Great Customer Experience through Open Dialogue

While we think about the audience, we don’t often map out the experience we want them to have when using our services. This is critical information for the design. In other cases, we may not have the data to analyze existing customers’ needs–or worse–may not consider who the potential customers are.

Making decisions on a limited customer base can lead to services p/s that don’t meet the overall needs.

Many argue that because no one wanted the automatic teller machines (ATMs) and they were such a success and an integral part of our banking experience, that customers don’t know what they want. Steve Jobs also didn’t ask customers what they wanted because he had a vision for transforming the way we interact with or consume music and technology. That said, investing in p/s that have no customer need or buy-in has proven to be the cause of numerous failed initiatives. In some cases, basic user centered design and testing can give you 90% of your answers.

In the government, the value of communication is commonly overlooked as well. Communication can include engaging with customers to better understand their needs and expectations or to gauge your success at meeting those expectations. Honest communication can turn a bad incident into a good experience. Customers are more understanding when problems arise if you are transparent, honest and accept the responsibility for the issue. Some easy ways to collect feedback are:

  • Surveys,
  • Focus groups, or
  • Use traditional feedback mechanisms like emails, etc.

Communication can lead to significant improvements and increased adoption.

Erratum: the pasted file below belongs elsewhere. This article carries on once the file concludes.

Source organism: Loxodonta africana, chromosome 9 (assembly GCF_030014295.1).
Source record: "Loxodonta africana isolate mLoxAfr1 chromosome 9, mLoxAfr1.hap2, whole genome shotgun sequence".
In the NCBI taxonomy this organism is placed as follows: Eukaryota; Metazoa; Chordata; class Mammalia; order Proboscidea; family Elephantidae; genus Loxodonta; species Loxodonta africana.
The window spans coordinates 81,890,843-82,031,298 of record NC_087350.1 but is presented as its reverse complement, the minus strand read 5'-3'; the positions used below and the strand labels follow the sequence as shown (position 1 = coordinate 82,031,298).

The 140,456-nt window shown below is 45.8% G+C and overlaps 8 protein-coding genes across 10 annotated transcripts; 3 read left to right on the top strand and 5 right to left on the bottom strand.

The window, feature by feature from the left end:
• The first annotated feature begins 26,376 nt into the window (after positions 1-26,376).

Lastly, marketing and outreach can be put on the back burner as unnecessary and overly expensive. The type of marketing and outreach obviously is driven by your customer. If your customer is the general public, your marketing can range from mainstream consumer media to social media. This is another instance where segmenting your audience is important. If your audience is college students, your strategy will be considerably different than if your audience is seniors. I realize that’s obvious. The point is that the government spends millions and millions of dollars on programs and services and doesn’t always consider the value of ensuring that the public is aware of the service. On the other hand, if your audience is other Federal agencies, it seems that it should be easier to make them aware of these programs. But that’s not how it happens. For example, GSA manages USA Search which is a world class search service available to government websites for no charge. Currently it powers over 1,500 government websites including the White House, most cabinet agencies, state and local governments. It’s amazing how many agencies are not aware of this service.

As you create programs and services, remember that the quality is important, including its ease of use, ability to understand how to use it, the timeliness of getting the information you need and its accessibility. But don’t forget about communication with customers and reaching out to make them aware that the services exist.